Since the post-Second World War tribunals, only a few scholars have attempted to draw a definitional distinction between international and national criminal courts. Remarkable exceptions include Robert Woetzel, who in 1962 categorized criminal courts according to ‘the involvement of the international community’, and Sarah Williams, who 50 years later relied on the same factor in her definitions of ‘hybrid’ and ‘internationalized’ criminal tribunals.
Through examples of rulings by the Special Court for Sierra Leone and the Extraordinary Chambers in the Courts of Cambodia, this article will demonstrate that ‘the involvement of the international community’ is at best an unhelpful criterion when it comes to resolving questions, e.g. regarding the immunity of state officials and the relevance of domestic law, that require a determination of the legal system in which the court operates.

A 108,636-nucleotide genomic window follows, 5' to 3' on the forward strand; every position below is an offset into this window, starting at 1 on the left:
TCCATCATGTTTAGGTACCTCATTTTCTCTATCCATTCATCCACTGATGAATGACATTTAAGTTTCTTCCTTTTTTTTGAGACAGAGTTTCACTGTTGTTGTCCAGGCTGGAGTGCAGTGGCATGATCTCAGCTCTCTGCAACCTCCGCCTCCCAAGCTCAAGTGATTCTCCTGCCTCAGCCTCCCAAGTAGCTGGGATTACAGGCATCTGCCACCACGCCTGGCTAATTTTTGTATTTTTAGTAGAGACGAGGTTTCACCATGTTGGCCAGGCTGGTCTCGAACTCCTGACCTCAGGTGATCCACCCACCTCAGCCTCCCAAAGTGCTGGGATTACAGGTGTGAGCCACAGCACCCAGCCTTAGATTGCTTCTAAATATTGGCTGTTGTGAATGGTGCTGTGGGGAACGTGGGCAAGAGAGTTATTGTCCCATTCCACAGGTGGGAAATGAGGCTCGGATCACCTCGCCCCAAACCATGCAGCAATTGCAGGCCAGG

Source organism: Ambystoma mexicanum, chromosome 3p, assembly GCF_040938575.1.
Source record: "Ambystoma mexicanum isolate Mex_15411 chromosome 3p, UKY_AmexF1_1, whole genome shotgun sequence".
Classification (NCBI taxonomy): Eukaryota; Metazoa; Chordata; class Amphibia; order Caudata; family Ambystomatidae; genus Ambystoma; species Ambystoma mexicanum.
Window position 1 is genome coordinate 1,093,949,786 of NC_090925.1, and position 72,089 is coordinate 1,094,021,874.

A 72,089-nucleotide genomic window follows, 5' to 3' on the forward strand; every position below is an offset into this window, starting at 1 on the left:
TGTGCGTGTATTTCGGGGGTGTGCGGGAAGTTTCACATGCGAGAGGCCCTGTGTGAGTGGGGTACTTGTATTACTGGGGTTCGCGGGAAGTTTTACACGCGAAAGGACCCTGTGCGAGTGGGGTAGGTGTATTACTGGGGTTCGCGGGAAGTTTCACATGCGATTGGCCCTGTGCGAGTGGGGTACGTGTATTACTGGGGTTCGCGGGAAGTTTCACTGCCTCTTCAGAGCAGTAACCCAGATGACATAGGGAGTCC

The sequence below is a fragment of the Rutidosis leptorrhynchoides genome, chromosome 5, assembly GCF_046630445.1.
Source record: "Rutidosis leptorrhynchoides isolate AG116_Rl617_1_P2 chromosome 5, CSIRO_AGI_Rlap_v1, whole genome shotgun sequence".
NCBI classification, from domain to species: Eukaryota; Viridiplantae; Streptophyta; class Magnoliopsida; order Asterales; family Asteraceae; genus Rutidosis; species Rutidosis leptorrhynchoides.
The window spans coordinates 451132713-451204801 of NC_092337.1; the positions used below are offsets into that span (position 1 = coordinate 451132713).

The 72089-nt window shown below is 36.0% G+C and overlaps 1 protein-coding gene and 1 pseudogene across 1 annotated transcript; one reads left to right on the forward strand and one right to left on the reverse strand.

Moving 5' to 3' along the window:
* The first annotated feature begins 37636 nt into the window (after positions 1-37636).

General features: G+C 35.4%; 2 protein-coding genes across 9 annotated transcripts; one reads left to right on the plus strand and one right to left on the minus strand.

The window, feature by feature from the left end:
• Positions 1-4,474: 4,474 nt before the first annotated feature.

Instead, it is argued that only criminal tribunals deriving their authority from international law should be labelled ‘international’, while the term ‘national criminal court’ should apply to tribunals set up under national law. This terminology would underline that issues concerning jurisdiction and applicable law must be settled according to each court's constituent document and other relevant sources of law, depending on the legal system to which this document belongs.